We had the pleasure of running a few questions by It’s Not Custard’s Writer/Director Kate McCoid.
But first a little about It’s Not Custard
The plot surrounds a girl named Louise who has severe acne and is relentlessly bullied. She makes a life-changing wish, but in a twist of fate, her acne appears on her bedroom wall. Desperately, she tries to clean up this mess just as her older sister, Jennifer, comes home. After seeing all the bowls piled in the kitchen, Jennifer grabs one and in a moment too late, she realizes it’s not custard.
They have an incredible team with a strong female crew leading their heads of department in Producing, Directing, Writing, Cinematography, SFX Make-up, and Set Design. But the crew doesn’t stop there! They have also teamed up with Waldo Mason (Prosthetics – Prometheus, Harry Potter); Yann McCullough (Music Editor – The Hobbit, The Grand Budapest Hotel) and Nick Goldsmith (Producer – The Hitchhiker’s Guide to the Galaxy, Son of Rambow).
“The idea for It’s Not Custard has been with me for years. I grew up in a bedroom with a textured wall and would often imagine what would happen if the walls came to life. This is also a film for the spot-popping enthusiast. A thriving culture that lies secretly just under the mainstream,” Kate comments.
LEGLESS CORPSE: It’s Not Custard is described as a dark comedy, which in general, can be interpreted in many different ways. What combined elements, as the writer, do you feel makes the film a dark comedy?
KATE MCCOID: The script features a narrator who is essentially a non-biased spectator on Louise’s life. It would be as if Alan Rickman was narrating your life. Very dry, very short. I’d say that’s one of strongest comedic elements in the film. Everyone who has read it has come back to me and said that the narrator had them laughing out loud. Which is great!
What makes it a dark comedy is the subject we’re dealing with. Bullying isn’t funny and neither is acne for those who live with it, but the situation Louise is forced to face helps to make light of an otherwise unpleasant situation.
Without giving too much away, for those that can stomach it. The ending comes together in such a way that should satisfy and disturb the audience. It’s a combination of dark humour that might make people uncomfortable but over all I’m hoping the audience will leave feeling amused at our antagonists comeuppance.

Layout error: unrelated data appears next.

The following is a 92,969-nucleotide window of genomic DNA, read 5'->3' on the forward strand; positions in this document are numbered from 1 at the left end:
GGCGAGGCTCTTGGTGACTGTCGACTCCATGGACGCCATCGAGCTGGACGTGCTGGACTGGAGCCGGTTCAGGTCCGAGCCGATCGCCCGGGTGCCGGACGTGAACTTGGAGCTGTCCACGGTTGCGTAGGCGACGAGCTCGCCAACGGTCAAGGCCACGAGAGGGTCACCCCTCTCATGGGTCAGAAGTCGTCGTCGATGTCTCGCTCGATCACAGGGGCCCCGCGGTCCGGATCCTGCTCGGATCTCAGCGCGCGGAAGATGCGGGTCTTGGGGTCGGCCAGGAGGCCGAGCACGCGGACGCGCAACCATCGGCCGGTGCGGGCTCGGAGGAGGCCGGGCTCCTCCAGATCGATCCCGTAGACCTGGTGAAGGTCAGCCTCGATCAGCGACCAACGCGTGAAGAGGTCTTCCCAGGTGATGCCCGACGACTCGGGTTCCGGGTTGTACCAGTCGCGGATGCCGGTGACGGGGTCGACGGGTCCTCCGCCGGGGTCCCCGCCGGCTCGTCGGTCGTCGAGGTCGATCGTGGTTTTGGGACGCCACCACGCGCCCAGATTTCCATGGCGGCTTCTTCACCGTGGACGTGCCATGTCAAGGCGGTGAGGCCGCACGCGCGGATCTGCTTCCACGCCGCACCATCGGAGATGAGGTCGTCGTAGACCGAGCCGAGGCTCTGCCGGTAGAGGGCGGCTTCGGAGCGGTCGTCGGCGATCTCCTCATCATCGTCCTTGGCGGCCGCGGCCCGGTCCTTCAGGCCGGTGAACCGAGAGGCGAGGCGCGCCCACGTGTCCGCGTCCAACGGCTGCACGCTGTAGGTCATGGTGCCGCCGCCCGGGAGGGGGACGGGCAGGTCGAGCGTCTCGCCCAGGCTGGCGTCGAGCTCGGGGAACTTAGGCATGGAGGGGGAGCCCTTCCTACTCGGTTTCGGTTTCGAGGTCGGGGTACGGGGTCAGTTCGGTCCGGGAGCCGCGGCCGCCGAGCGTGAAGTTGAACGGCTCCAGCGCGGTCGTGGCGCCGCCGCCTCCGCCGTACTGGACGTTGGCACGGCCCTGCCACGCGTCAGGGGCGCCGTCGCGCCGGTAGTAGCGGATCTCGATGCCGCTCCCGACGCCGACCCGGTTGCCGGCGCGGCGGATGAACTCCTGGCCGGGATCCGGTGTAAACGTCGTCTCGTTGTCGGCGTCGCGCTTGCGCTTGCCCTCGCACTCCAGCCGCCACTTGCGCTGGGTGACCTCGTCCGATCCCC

LC: Most people feel there is not an audience for short films anymore. How do you feel about the short film medium, and what is your plan for It’s Not Custard once it’s complete?
KM: I don’t think short films are as respected as they could be. They tend to get filed away at big awards shows as ‘not real films’ which is just ignorant. I think the short film medium is powerful. Shorts have the ability to make a big statement that can stay with you long after the film has ended.
I often hear people speaking about shorts as a ‘stepping stone’ to features and while it may be true that filmmakers do often move onto features after shorts, I think it is damaging to refer to them as a ‘stepping stone’. Short filmmaking is an art in itself and it is unfortunately completely overshadowed by features in the eyes of the mass audience.
Once we have completed It’s Not Custard we will be putting it into the film festival circuit. If it is well received short films can have a crazy life span at festivals, some bounce around for years. Here’s to hoping…
LC: Does the film share any traits, or pay a kind of tribute, to any filmmaker or film style?
KM: When I was writing It’s Not Custard, I had a very distinctive voice in mind for the narrator. Geoffrey Holder, who sadly passed away earlier this year. He voiced the Tim Burton ‘Charlie and the Chocolate Factory’ and I just envisioned our main character Louise having her strange life voiced by this epic, magical voice.